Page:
Asian Television Market 2013: Singapore and the changing face of distribution

The nature of distribution is truly an international issue, as Dr O'D discovered at the Asian Television Market - where all the trends are playing out in fast motion, by entrepeneurs with not a single
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The nature of distribution is truly an international issue, as Dr O’D discovered at the Asian Television Market – where all the trends are playing out in fast motion, by entrepeneurs with not a single trace of sentiment.

The screen industries once rested on three great pillar, production, distribution and exhibition. Each believed that their’s was the crucial pillar.

Now exhibition has ecaped the hergemony of the cinema and television screens, to inhabit every screen devised by technology. Not even digital watch screens are safe from invasion.

Production has been radically reshaped by technology. Cinefilm cameras hve been largely replaced by video cameras, and post production is largely electronic. While top end skills are still required for top end results, affordable video cameras and post production have opened the way for user generated content (UGC). There, the strength of content claims attention over technical deficiencies, at least in the eyes of a forgiving audience.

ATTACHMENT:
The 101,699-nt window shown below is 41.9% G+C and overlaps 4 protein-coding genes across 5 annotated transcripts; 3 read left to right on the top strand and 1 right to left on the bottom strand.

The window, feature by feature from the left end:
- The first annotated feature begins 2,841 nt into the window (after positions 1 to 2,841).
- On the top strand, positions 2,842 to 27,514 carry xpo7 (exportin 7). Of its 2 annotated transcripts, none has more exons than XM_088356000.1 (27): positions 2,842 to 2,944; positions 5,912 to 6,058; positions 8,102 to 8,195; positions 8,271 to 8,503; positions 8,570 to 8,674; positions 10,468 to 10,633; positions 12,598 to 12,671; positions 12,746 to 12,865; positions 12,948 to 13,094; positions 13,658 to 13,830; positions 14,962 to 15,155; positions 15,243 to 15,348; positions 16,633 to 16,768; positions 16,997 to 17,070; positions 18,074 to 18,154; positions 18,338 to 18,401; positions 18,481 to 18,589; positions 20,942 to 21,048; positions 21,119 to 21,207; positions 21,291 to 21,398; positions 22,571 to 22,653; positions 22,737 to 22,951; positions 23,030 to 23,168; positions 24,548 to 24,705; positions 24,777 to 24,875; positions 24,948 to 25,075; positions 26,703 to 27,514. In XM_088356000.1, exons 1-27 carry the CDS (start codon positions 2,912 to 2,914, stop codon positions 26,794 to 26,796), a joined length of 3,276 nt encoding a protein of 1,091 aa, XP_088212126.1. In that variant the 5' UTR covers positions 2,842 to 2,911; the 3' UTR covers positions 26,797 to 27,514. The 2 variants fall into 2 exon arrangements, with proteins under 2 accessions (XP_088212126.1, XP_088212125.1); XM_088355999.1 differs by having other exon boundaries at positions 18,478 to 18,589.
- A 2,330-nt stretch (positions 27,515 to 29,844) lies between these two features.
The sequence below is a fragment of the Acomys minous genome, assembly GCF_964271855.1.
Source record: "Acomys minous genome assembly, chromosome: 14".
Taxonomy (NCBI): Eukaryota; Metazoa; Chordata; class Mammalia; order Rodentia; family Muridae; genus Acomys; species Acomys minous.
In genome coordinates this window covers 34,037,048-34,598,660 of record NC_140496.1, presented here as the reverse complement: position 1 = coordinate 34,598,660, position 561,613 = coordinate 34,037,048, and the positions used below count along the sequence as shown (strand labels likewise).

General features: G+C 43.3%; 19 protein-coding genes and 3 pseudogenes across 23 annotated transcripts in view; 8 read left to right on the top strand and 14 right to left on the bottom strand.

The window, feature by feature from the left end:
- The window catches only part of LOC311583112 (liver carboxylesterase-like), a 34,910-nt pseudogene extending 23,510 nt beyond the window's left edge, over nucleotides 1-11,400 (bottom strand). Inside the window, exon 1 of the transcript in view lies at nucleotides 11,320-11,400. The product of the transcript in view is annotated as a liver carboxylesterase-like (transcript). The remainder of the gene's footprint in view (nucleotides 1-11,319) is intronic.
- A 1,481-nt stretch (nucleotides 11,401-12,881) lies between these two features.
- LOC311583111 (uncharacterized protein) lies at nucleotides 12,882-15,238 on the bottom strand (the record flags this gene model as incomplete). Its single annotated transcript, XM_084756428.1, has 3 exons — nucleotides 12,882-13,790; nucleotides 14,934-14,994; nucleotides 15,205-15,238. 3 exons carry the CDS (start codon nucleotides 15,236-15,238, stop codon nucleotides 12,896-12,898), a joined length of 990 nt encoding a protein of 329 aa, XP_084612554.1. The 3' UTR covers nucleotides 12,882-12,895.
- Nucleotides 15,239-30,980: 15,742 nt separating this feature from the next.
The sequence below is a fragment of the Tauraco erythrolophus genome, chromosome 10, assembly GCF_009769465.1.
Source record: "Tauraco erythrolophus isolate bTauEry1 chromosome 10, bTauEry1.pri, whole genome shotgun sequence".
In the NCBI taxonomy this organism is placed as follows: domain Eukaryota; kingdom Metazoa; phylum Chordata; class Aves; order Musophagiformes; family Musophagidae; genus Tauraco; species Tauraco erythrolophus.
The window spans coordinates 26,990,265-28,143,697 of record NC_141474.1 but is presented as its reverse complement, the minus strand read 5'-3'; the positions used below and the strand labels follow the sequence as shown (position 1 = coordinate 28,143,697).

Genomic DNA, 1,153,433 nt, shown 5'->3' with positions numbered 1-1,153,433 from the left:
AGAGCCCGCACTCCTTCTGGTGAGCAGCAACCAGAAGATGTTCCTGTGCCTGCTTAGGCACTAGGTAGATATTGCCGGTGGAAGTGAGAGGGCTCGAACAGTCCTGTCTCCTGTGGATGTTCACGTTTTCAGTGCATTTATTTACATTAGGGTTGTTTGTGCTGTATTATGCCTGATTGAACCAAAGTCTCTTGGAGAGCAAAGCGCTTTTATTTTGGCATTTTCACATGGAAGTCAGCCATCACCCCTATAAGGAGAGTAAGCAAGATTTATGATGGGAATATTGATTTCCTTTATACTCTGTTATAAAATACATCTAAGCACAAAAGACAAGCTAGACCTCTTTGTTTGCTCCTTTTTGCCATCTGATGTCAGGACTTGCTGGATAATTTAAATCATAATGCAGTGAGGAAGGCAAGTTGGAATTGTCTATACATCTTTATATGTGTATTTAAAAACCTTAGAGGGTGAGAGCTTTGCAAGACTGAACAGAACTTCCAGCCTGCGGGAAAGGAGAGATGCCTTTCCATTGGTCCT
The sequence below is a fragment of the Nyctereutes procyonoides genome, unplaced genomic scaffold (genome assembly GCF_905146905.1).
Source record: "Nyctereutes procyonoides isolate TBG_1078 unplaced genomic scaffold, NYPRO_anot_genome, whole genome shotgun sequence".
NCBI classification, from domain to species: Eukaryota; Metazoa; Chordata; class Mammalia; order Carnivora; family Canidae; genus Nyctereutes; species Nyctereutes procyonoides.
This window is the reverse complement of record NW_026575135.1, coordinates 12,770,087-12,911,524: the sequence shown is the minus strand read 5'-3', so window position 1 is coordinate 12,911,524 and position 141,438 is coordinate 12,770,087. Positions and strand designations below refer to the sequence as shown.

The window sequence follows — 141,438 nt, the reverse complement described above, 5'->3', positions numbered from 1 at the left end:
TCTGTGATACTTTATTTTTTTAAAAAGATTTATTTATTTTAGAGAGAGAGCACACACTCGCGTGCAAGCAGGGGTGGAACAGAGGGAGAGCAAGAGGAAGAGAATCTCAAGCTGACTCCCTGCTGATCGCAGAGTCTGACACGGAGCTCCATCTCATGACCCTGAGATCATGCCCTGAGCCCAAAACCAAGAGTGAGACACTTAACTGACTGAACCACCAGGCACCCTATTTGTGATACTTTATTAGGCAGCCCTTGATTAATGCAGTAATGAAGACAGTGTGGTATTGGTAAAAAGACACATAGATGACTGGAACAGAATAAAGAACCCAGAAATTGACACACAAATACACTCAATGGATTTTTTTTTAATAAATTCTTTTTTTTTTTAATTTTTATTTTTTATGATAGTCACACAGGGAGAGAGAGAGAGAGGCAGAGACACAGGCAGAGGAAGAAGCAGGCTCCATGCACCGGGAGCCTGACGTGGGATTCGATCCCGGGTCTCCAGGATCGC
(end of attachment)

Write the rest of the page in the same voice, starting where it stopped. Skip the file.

And dealing with a trade in UGC is just one issues that is changing the face of distribution.

Nowhere is that more evident than at the Asian Television Market, just concluded in Singapore.

Not even the cultural flagship of the screen industry, the feature film, is safe. Distributor are telling producers ‘love the 90 min concept but can we also have the story as thirty, three minutes grabs for ‘phones?’ There were a few foreign shell shocked screen artists around, dealing with offended sensitivities, at the Media Development Authority of Singapore’s nightly libations.

Sunrise Films of Singapore has been in distribution for more than 15 years. MD Chris Batson esplained that they were originally a production company that was finding difficulty in marketing their content outside Singapore. The company first had deals with a couple of distributors, but the results were poor so they took on the job themselves.

According to Batson, 15 years ago there was a fairly clear distinction between theatrical distribution, product for cinema and television, and non-theatrical, basically all the rest. That distinction has largely disappeared. Most content on offer, from kids television to web series just one product placement short of an out-and-out commercial,are finding buyers across the spectrum of exhibition platforms.